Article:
Review of the projector Epson EH-TW9200W

Epson EH-TW9200W


Hello Dear Readers,

Today we would like to present to you a very detailed review of the Epson EH-TW9200. It is the top home-theater projector from Epson under 3000€ !


The projector Epson EH-TW9200 came to the market one and a half years ago. It is a Full HD 3D projector with frame interpolation, using the LCD technology so familiar to Epson. There are 2 versions, one with wireless HDMI named EH-TW9200W with a white casing, and the black EH-TW9200 without wireless HDMI.

The Epson EH-TW9200 is the direct competitor of the projector Sony HW55ES. At the end of the year 2014, Epson made  a major update of the firmware of the projector to improve its “super resolution” system that artificially improves the sharpness of the picture. The feedback in the home-theater forums around the world is very positive and enables Epson to compete with Sony projectors using “Reality Creation”.


The projector’s weight is 8,4kg and it measures 46,6‎ x 39,5 x 15,8 cm. It is very easy to integrate in a living room or a dedicated room thanks to its very flexible lens which has a very large zoom range and also allows to move the picture with a lens shift of great amplitude. The throw ratio varies between 1,34 – 2,87:1 and the lens shift allows for a vertical shift of up to ± 96,3 % of the height of the picture and a horizontal shift of up to ± 47,1 % of the width of the picture.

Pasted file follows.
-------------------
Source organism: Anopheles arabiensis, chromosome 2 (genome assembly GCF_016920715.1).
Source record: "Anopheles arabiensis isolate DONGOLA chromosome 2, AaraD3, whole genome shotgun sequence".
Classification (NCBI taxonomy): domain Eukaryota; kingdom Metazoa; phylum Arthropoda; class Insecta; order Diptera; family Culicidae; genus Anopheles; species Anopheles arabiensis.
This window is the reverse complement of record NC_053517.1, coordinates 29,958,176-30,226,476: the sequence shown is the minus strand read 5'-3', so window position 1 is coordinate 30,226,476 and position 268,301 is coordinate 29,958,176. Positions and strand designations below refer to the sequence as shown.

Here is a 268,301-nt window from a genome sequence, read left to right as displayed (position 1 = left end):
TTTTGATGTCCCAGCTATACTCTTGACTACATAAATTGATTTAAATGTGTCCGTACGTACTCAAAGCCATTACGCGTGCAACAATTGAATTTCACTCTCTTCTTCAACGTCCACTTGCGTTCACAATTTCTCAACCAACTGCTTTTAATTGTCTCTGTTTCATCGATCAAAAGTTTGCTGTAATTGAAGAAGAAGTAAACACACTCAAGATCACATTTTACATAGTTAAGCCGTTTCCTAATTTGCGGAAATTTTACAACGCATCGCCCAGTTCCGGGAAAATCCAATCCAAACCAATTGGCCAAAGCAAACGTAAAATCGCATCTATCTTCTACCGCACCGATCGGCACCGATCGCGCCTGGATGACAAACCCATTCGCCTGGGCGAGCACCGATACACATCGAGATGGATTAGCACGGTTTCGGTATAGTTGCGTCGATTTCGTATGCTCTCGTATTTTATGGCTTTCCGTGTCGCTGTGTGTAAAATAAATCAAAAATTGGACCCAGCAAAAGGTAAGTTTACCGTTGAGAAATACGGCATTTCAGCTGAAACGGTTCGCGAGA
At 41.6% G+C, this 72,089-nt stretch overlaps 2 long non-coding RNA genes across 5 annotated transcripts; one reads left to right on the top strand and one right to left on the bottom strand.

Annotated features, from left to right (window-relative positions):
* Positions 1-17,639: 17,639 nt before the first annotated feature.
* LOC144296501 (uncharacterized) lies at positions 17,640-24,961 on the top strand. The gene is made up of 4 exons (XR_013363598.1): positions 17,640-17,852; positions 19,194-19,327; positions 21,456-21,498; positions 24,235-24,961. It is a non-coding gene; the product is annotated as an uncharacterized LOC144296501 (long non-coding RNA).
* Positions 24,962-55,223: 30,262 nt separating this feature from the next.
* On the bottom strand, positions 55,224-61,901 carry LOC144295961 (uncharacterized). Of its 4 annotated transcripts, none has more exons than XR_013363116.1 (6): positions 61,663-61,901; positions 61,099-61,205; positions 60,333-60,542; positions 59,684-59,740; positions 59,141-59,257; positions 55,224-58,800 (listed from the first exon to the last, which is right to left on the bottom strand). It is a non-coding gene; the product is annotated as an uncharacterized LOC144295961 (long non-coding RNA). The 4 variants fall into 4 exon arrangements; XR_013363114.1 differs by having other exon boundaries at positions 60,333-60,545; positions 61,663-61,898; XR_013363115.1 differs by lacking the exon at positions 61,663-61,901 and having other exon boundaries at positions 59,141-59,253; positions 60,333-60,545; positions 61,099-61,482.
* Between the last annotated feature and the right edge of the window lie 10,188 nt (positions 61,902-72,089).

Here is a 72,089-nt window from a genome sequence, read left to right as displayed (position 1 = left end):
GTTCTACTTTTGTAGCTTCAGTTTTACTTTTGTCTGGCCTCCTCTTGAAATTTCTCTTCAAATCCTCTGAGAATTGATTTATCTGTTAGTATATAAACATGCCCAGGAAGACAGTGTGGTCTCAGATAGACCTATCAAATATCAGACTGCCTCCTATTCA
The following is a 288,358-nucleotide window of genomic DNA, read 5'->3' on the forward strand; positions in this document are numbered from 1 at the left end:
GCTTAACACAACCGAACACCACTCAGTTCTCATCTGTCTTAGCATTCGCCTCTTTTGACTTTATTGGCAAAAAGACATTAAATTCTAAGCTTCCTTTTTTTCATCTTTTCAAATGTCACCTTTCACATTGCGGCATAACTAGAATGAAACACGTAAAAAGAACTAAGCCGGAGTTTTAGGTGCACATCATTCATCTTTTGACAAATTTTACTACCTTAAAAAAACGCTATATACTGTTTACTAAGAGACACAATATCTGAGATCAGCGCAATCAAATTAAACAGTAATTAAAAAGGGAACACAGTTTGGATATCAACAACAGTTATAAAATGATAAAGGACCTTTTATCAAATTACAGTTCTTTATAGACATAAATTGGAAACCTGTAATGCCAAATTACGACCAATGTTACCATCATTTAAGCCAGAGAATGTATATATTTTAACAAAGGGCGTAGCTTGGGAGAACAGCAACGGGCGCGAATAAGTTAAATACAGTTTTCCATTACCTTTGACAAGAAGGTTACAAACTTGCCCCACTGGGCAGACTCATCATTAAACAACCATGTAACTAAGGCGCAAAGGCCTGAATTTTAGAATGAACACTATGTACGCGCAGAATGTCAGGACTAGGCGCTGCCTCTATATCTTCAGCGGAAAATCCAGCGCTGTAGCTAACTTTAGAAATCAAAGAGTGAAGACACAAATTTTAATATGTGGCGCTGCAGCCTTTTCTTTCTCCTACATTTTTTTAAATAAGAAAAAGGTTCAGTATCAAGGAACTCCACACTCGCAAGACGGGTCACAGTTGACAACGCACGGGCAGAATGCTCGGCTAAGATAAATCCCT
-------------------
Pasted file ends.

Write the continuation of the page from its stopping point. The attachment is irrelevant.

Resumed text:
The menu of the projector is accessible with the remote control, but also with a side panel of the projector. This can be very helpful in order to use the projector if the remote control is not available or even lost.

The projector Epson 9200 has all connections needed in the back panel including 2 HDMI 1.4 inputs and also a micro USB connection which is very useful to perform the firmware updates at home. In addition, Epson has even thought of a removable cover to hide all connections when using wireless HDMI.